Project

About the project

Description

Through a combination of laboratory and field experiments and field surveys, determine the levels of dredging-related pressures (or ‘thresholds’) that produce the earliest observable effects, sub-lethal effects and lethal effects on two species of seagrasses considered most ecologically important in the northwest of Western Australia. The research also determined the capacity of those seagrasses to recover from dredging-related stress.

The focus was on two of the most significant stresses produced by dredging: the reduction in light availability to plants; and the smothering of seagrass and algae as suspended sediments settle.

The responses of seagrasses to dredging-related pressures has been characterised in order to identify plant or meadow features that can indicate the duration and the intensity of dredging-related stress that seagrasses have suffered. These indicators can be applied in monitoring programs to identify stress and trigger management responses.

The research will enhance the capacity of government and industry to predict the impacts on dredging on key benthic primary producer ecosystems and, in so doing, improve the certainty and timeliness of key approvals and regulatory processes. It will also improve the capacity to manage the impacts of dredging through improved design of monitoring and management frameworks.

Aims

  • To improve our understanding of how seagrasses are affected by dredging activities, and apply that understanding to better prediction of impacts and management of dredging.
  • To determine the capacity of seagrasses to recover from dredging-related stress.

Outcomes

Project News 

Research Articles

Hernawan U, Van Dijk K, Kendrick G, Feng M, Biffin E, Lavery P, McMahon KM (2017) Historical processes and contemporary ocean currents drive genetic structure in the seagrass Thalassia hemprichii in the Indo-Australian Archipelago. Molecular Ecology DOI:10.1111/mec.13966

McMahon K, Evans R, van Dijk K, Hernawan U, Kendrick G, Lavery P, Lowe R, Puotinen M, Waycott M (2017) Disturbance Is an Important Driver of Clonal Richness in Tropical Seagrasses  Frontiers in Plant Science doi: 10.3389/fpls.2017.02026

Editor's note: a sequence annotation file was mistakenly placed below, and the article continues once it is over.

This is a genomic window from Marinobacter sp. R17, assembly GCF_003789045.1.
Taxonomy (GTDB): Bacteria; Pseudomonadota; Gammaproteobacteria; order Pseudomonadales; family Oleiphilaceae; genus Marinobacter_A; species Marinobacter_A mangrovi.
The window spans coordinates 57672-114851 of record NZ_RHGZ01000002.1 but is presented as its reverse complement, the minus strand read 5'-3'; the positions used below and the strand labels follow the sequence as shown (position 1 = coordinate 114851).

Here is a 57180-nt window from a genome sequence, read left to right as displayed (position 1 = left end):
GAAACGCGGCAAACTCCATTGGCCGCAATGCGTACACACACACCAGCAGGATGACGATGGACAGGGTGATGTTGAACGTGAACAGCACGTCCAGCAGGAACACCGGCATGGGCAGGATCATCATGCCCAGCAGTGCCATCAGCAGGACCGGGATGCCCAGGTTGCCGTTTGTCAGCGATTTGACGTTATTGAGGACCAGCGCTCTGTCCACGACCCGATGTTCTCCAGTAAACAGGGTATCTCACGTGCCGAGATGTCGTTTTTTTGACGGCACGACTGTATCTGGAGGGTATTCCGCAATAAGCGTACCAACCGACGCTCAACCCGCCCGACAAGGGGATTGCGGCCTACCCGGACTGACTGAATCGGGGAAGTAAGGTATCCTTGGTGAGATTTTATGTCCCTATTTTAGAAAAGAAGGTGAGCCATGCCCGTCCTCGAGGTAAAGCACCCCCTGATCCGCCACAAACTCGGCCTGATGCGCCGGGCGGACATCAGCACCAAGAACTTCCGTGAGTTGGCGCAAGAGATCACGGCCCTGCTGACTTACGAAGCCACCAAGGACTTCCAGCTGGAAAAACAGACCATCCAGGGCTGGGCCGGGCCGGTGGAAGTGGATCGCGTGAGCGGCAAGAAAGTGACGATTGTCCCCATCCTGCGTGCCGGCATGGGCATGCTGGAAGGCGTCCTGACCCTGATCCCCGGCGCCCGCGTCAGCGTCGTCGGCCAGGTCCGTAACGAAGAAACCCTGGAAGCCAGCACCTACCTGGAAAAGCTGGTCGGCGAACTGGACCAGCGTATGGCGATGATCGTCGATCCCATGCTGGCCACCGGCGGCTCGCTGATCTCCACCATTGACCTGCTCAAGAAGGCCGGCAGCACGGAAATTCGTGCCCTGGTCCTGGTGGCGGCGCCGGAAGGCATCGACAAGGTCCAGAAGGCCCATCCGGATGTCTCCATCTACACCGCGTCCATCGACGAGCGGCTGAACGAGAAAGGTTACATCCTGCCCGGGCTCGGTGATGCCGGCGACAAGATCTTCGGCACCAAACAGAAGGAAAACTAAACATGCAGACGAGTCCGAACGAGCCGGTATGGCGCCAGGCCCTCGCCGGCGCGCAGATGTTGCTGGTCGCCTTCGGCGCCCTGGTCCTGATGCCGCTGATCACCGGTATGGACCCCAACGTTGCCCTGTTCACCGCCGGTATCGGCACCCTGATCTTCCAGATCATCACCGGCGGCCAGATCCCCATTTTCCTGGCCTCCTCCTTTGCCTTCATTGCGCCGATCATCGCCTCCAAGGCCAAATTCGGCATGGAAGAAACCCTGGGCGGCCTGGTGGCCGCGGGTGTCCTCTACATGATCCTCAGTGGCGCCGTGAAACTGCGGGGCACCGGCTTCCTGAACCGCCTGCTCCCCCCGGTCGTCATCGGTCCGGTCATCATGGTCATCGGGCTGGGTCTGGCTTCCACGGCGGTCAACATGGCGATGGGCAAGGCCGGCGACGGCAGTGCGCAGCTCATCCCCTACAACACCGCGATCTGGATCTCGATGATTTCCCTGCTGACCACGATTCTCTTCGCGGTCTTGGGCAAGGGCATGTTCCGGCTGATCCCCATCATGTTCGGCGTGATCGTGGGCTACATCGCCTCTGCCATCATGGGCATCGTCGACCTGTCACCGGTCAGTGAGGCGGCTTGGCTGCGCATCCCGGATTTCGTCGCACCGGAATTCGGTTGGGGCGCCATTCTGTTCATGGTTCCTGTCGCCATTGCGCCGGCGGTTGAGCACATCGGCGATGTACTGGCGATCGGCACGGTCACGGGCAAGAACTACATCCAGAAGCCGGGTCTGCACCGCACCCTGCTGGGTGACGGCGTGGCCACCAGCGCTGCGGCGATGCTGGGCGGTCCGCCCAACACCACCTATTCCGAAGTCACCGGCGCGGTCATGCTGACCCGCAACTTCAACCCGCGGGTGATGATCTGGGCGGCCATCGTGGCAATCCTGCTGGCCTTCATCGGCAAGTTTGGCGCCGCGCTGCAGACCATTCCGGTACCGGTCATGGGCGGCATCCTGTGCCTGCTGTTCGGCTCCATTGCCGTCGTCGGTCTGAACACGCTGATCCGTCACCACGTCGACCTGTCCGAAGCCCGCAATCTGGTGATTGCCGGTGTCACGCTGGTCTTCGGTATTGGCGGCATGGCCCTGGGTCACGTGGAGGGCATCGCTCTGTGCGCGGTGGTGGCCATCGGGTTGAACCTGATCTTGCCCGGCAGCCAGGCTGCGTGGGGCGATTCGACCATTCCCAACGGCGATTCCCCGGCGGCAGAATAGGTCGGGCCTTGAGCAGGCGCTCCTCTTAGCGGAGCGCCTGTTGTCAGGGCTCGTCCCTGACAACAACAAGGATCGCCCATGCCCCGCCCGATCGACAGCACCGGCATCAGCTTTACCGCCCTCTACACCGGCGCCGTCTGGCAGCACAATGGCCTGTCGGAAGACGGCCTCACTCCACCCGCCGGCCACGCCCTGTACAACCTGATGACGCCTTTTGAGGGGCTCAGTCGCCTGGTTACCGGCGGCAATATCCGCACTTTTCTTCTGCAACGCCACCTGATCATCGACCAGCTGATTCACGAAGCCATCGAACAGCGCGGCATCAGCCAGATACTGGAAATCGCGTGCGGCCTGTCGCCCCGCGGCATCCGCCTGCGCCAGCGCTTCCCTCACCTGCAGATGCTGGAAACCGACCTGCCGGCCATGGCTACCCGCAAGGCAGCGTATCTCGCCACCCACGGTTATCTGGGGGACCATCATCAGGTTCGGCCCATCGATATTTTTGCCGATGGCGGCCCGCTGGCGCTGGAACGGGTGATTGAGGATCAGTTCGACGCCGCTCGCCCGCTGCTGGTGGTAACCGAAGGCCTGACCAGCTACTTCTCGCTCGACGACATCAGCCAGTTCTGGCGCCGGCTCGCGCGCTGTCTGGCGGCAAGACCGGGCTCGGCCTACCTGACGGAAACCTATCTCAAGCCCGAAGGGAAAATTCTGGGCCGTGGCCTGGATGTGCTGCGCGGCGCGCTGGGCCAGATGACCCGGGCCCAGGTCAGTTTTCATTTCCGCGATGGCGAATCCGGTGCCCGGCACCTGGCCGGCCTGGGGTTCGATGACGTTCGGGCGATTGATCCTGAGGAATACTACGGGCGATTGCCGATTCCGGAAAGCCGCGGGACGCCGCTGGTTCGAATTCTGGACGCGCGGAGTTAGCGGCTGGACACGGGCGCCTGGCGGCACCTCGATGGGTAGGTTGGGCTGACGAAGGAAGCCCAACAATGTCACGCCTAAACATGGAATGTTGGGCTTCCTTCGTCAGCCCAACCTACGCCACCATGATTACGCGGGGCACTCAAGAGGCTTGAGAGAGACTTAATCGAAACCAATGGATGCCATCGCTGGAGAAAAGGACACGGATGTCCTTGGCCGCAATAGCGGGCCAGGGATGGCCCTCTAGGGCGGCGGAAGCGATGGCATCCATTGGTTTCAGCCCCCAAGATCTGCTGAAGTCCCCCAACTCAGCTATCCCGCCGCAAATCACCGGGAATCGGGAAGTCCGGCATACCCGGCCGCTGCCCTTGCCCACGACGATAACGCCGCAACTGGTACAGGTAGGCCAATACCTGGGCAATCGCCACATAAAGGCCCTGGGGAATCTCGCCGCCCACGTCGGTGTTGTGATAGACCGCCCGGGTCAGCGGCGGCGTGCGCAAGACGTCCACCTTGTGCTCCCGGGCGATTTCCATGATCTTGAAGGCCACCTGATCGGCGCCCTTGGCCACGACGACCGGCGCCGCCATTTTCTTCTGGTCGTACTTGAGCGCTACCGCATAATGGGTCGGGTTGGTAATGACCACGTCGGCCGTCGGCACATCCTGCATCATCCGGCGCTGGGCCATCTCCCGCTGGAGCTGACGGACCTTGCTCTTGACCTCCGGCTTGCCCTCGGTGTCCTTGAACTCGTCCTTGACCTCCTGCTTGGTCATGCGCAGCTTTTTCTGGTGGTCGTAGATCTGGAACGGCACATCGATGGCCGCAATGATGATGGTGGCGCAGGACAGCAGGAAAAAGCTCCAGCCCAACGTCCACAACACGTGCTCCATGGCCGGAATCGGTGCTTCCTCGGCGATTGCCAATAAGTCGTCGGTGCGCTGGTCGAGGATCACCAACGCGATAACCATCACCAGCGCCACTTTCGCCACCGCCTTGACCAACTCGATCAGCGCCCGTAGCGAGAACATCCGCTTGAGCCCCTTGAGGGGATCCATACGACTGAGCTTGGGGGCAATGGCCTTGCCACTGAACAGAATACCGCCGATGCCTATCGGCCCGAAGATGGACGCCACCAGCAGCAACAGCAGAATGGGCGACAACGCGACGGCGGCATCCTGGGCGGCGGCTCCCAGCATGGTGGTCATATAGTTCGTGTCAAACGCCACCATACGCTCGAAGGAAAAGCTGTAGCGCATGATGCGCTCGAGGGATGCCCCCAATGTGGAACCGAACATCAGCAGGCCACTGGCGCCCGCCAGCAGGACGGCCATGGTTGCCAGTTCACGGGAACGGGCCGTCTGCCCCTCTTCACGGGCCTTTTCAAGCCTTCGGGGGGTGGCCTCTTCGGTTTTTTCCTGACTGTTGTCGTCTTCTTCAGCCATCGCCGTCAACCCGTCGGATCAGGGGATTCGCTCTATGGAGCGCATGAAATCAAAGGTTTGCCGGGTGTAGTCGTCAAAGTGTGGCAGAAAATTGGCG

Statton J, McMahon K, Lavery P, Kendrick G.A. (2018) Determining light stress responses for a tropical multi-species seagrass assemblage. Marine Pollution Bulletin 128:508-518 DOI:10.1016/j.marpolbul.2018.01.060

Strydom S, McMahon K, Kendrick GA, Statton J, Lavery PS (2018) Short-term responses of Posidonia australis to changes in light quality. Frontiers in Plant Science. Vol 8 17 Jan 2018 doi:10.3389/fpls.2017.02224

Strydom S, McMahon K, Kendrick G, Statton J, Lavery P.(2017) Seagrass Halophila ovalis is affected by light quality across different life history stages. Marine Ecology Progress Series DOI: 10.3354/meps12105

Strydom S, McMahon K, Lavery P. (2017) Response of the seagrass Halophila ovalis to altered light quality in a simulated dredge plume. Marine Pollution Bulletin doi.org/10.1016/j.marpolbul.2017.05.060

Presentations

Genetic variability within seagrass and implications for recovery potential (2017 WAMSI Research Conference)

Thresholds and indicators of seagrass response to dredge pressures (2017 WAMSI Research Conference)

The influence of light quality on seagrasses (2017 WAMSI Research Conference)

Primary Producer Response to Dredging Related Pressures (Centre for Marine Ecosystems Research Symposium 2017)

The influences of light quality on seagrasses (Centre for Marine Ecosystems Research Symposium 2017 )

Thresholds and indicators of seagrass response to dredging pressures (Centre for Marine Ecosystems Research Symposium 2017 )

Recovery dynamics of northern Australian seagrasses (Centre for Marine Ecosystems Research Symposium 2017)

Details

Program: Dredging Science Program

Completed: March 2019

Location: Pilbara and Kimberley

Project Leader: Prof Paul Lavery (ECU)

Email: p.lavery@ecu.edu.au

Publications

Theme 5 Synthesis Report

Theme 5 Reports Combined